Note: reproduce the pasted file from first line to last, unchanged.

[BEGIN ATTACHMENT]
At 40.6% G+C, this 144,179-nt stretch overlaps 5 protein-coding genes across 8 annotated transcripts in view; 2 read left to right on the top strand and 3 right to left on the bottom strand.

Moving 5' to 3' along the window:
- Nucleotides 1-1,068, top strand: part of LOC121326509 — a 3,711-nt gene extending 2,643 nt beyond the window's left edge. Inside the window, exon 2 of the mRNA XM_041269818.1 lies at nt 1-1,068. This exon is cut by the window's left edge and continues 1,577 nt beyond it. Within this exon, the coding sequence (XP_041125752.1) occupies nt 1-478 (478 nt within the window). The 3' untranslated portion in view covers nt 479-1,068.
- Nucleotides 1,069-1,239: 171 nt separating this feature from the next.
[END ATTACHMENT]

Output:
At 40.6% G+C, this 144,179-nt stretch overlaps 5 protein-coding genes across 8 annotated transcripts in view; 2 read left to right on the top strand and 3 right to left on the bottom strand.

Moving 5' to 3' along the window:
- Nucleotides 1-1,068, top strand: part of LOC121326509 — a 3,711-nt gene extending 2,643 nt beyond the window's left edge. Inside the window, exon 2 of the mRNA XM_041269818.1 lies at nt 1-1,068. This exon is cut by the window's left edge and continues 1,577 nt beyond it. Within this exon, the coding sequence (XP_041125752.1) occupies nt 1-478 (478 nt within the window). The 3' untranslated portion in view covers nt 479-1,068.
- Nucleotides 1,069-1,239: 171 nt separating this feature from the next.